If you want to get away from it all, Shetland is the place to be. As close to Norway as it is to Scotland, Shetland is rugged and remote, with a raw natural beauty, a unique culture and wonderful wildlife. There are over a hundred islands here, only 16 of which are inhabited, each with its own individual character. You may also have heard about the annual Viking fire festival, Up Helly Aa! View our full range of Shetland tours here.
Uninhabited since the 19th century, this tiny island is home to the Broch of Mousa – an Iron Age round tower (pictured right) that stands 13 metres high and can be climbed via a winding staircase. This is the tallest of Scotland's 500 or so remaining brochs and anyone fascinated by archaeology would appreciate a visit to this structure. To visit the little island of Mousa, join our Shetland & its Outer Isles holiday or our Archaeologist's View of Orkney & Shetland tour.
An idyllic isle, Lunga is the largest of the Treshnish Isles. Surrounded by wildflowers and stunning scenery, the main attraction that can be seen close up here is the large puffin colony nesting in burrows in the grassy hillside. These comical birds are incredibly inquisitive and will come within a few metres of you. Lunga is also a popular habitat to an ever increasing number of Guillemot, Razorbill, Kittiwake, Fulmar, Shag, Great Skua and a Seal colony. Visit Lunga on our Grand Tour of the Inner Hebrides, our Mull Wildlife tour or our Mull, Staffa & Iona holiday.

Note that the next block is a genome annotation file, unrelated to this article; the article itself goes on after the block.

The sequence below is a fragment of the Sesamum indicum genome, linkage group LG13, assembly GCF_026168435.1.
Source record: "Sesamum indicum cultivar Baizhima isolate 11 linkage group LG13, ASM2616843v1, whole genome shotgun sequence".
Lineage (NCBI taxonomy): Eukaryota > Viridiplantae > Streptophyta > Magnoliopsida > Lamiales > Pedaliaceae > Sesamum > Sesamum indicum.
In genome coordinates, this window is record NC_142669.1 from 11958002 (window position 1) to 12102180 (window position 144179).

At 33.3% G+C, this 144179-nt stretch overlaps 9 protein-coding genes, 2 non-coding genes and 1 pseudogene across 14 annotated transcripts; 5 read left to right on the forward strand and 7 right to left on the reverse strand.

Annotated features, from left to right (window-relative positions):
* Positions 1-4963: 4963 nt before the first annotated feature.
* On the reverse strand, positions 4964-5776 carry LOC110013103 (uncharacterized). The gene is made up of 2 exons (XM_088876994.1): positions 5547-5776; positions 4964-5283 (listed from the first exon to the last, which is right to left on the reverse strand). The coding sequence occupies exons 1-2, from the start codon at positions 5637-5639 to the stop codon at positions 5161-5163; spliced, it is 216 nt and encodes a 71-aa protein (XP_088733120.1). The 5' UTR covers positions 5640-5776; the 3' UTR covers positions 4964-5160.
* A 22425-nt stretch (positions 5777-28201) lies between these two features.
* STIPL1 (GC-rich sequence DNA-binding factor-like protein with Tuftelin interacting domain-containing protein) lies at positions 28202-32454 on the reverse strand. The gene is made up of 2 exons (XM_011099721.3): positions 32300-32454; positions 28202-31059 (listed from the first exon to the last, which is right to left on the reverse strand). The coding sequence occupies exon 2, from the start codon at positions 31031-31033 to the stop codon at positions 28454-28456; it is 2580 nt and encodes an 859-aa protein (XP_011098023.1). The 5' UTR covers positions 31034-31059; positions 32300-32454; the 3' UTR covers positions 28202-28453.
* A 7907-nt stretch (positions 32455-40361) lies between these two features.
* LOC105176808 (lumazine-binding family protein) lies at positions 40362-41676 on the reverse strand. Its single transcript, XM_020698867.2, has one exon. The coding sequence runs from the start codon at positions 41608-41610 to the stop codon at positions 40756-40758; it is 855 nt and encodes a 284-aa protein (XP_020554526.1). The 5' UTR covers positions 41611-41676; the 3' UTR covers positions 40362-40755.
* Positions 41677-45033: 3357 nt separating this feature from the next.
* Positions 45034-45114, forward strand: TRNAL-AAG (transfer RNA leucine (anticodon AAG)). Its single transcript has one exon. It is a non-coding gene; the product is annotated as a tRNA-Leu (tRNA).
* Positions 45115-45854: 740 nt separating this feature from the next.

Other ways to experience Scotland
A scenic Scottish Cruise, perhaps?
If you're looking for something a little different - a new way to explore the Scottish islands - why not consider a cruise? Our Lord of the Glens - Highlands & Islands tour combines both fresh and saltwater cruising, and sails between Inverness, Fort Augustus and Oban. Highlights on this six-day cruise include welcome and farewell receptions, a chance to cruise on Loch Ness, an experience negotiating Neptune’s Staircase and the rest of the Caledonian Canal, and a visit to colourful Tobermory along with a visit to the historic Duart Castle.
Or a classic steam train holiday
We also have a selection of memorable steam train holidays on offer in Scotland. Experiences range from a chance to glide over the iconic Glenfinnan Viaduct (pictured left) to a journey aboard the preserved Strathspey Line, which provides an authentic taste of the golden age of rail travel in the Highlands. This is a truly wonderful way to enjoy a holiday in Scotland and we can't wait to welcome you.